Tractors, graders, bulldozers, excavators, and forklifts are all examples of industrial vehicles. Some can be driven on regular roads and some are strictly off-road, special use vehicles. They all require special training both in driving skills and in task operations. Fuels used by these vehicles include gasoline, diesel fuel, and propane. Industrial trucks are frequently involved in accidents. Size and weight are common factors in these accidents. These are heavy vehicles and mostly slow moving in relation to other traffic. Because they are designed for functions other than solely transportation and are often used on uneven surfaces, they tend to be unstable. Visibility is also an issue because of size, and regulations require special procedures, including the use of spotters, particularly when reversing.
Industrial trucks are used for a variety of tasks, but mostly related to moving goods, excavation, or construction. Therefore, regulations for their use may be included in regulations for these other tasks.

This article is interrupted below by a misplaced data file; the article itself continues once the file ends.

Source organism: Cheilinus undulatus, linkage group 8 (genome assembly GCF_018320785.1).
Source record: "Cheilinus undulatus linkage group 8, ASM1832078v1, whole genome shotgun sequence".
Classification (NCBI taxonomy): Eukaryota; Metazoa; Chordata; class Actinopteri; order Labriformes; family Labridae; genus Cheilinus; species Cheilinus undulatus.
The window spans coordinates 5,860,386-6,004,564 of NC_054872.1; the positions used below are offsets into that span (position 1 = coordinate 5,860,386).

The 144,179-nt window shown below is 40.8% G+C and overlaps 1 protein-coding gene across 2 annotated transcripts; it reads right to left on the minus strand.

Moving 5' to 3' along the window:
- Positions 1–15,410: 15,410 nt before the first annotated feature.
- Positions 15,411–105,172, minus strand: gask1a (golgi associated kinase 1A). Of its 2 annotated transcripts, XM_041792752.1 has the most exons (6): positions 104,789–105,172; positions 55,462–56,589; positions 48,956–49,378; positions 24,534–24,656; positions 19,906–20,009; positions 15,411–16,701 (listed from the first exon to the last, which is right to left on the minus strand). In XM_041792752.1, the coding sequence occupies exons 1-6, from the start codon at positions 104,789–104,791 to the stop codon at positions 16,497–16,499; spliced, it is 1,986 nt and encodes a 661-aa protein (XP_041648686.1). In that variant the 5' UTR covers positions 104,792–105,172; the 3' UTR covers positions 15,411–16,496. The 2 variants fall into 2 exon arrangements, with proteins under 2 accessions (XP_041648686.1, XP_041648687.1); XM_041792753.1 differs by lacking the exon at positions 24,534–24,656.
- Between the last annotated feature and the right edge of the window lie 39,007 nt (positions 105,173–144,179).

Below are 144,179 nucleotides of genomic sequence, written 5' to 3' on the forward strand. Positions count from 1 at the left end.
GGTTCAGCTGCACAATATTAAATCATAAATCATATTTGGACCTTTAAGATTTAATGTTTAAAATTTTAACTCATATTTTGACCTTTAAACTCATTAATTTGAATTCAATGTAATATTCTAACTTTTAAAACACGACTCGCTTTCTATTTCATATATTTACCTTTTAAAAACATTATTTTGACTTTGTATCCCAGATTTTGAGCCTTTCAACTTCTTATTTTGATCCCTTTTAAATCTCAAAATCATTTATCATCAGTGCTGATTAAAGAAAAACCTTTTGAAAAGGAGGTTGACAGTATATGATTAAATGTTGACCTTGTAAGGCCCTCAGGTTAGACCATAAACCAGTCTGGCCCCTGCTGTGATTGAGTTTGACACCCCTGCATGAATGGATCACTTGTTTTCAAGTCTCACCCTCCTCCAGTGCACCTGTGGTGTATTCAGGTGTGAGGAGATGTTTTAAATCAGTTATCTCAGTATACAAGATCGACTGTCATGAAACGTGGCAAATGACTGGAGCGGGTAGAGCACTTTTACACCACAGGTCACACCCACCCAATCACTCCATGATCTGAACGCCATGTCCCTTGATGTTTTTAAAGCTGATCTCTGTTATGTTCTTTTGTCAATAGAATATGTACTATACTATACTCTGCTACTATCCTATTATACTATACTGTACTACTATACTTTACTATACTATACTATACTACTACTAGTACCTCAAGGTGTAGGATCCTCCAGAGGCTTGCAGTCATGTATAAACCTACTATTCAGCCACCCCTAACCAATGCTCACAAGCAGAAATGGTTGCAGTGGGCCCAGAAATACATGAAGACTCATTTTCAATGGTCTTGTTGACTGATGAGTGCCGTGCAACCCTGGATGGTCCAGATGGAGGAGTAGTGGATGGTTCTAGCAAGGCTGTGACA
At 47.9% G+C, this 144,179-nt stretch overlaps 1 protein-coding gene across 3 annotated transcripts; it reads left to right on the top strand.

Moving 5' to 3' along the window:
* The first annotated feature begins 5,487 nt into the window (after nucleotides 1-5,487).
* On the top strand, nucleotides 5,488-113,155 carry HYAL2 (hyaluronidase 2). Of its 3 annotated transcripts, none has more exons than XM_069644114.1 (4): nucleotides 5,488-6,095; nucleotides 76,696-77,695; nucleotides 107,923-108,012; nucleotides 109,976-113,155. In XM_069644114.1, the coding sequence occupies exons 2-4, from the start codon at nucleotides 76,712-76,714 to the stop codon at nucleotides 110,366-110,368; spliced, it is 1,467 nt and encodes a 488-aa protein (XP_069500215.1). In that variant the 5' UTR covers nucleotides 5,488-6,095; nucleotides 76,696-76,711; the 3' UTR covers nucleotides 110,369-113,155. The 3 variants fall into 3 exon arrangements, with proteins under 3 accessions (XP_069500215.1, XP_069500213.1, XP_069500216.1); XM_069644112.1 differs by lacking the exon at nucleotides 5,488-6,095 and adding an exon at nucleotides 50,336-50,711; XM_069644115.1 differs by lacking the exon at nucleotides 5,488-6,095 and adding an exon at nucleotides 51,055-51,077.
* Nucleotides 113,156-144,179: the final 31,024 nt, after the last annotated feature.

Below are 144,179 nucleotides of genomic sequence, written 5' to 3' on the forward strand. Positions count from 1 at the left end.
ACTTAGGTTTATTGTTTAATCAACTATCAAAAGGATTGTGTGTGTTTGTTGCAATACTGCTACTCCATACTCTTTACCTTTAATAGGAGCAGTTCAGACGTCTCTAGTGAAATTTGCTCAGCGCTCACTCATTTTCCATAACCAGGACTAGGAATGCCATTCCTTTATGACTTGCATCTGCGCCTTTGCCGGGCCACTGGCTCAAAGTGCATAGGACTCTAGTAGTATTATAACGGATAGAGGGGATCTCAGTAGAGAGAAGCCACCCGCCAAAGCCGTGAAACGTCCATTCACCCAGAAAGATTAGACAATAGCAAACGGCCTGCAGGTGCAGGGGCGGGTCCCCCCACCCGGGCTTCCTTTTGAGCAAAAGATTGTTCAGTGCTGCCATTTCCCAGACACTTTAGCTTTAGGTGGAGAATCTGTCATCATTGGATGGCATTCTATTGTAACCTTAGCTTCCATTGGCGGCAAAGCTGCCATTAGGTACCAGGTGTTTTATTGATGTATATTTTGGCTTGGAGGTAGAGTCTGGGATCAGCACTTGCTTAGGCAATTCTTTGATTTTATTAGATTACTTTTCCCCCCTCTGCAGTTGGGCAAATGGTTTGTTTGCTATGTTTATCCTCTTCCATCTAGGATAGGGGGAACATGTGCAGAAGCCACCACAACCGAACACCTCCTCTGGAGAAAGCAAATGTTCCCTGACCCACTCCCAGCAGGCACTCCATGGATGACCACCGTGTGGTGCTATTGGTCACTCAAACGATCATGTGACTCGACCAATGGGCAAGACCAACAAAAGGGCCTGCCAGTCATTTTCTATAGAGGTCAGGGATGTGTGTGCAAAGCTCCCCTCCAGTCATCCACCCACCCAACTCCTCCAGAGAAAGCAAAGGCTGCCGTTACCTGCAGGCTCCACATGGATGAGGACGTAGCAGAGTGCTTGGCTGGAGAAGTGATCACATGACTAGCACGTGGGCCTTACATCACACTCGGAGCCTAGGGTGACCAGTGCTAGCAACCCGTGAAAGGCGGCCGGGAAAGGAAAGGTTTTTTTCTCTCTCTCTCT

There are specific regulations for the use of all industrial vehicles. In many cases, these vehicles fall under multiple jurisdictions including the Department of Transportation. Cal-OSHA has regulations for forklifts and for construction vehicles. In some cases, vehicle operators require multiple certifications. Operators of motorized, mobile cranes, for example, are required to have crane operating certification in addition to a vehicle driver’s license.
To get more information on the applicability of industrial vehicle use programs for a specific County operation please contact the corresponding departmental Safety Coordinator.
For further information on specific regulatory guidelines please refer to the link(s) below.
Material Equipment Handling
Operating Rules for Industrial Trucks (Cal-OSHA Safety Fact Sheet – General Industry Orders)
Industrial Trucks (Cal-OSHA General Industry Orders)
Haulage and Earth Moving (Cal-OSHA Construction Safety Orders)
Motor Vehicles (OSHA Construction Safety Orders)